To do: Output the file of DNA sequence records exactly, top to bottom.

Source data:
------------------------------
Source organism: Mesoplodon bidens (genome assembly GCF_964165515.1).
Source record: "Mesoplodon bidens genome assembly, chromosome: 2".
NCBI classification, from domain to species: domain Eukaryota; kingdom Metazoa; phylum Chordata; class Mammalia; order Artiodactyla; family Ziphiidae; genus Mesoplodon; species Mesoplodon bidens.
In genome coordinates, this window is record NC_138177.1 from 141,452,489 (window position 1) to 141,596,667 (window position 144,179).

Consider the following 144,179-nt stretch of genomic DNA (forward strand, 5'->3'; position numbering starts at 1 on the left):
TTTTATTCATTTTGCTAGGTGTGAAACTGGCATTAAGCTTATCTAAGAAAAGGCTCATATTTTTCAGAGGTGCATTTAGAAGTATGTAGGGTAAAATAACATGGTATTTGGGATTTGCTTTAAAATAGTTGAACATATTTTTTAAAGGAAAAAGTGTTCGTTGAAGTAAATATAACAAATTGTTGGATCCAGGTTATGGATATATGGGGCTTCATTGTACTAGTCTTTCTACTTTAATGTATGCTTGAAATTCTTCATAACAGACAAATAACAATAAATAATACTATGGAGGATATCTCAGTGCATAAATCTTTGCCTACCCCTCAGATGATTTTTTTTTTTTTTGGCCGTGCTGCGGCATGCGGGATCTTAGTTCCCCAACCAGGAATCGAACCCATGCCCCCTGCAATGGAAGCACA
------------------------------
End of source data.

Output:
Source organism: Mesoplodon bidens (genome assembly GCF_964165515.1).
Source record: "Mesoplodon bidens genome assembly, chromosome: 2".
NCBI classification, from domain to species: domain Eukaryota; kingdom Metazoa; phylum Chordata; class Mammalia; order Artiodactyla; family Ziphiidae; genus Mesoplodon; species Mesoplodon bidens.
In genome coordinates, this window is record NC_138177.1 from 141,452,489 (window position 1) to 141,596,667 (window position 144,179).

Consider the following 144,179-nt stretch of genomic DNA (forward strand, 5'->3'; position numbering starts at 1 on the left):
TTTTATTCATTTTGCTAGGTGTGAAACTGGCATTAAGCTTATCTAAGAAAAGGCTCATATTTTTCAGAGGTGCATTTAGAAGTATGTAGGGTAAAATAACATGGTATTTGGGATTTGCTTTAAAATAGTTGAACATATTTTTTAAAGGAAAAAGTGTTCGTTGAAGTAAATATAACAAATTGTTGGATCCAGGTTATGGATATATGGGGCTTCATTGTACTAGTCTTTCTACTTTAATGTATGCTTGAAATTCTTCATAACAGACAAATAACAATAAATAATACTATGGAGGATATCTCAGTGCATAAATCTTTGCCTACCCCTCAGATGATTTTTTTTTTTTTTGGCCGTGCTGCGGCATGCGGGATCTTAGTTCCCCAACCAGGAATCGAACCCATGCCCCCTGCAATGGAAGCACA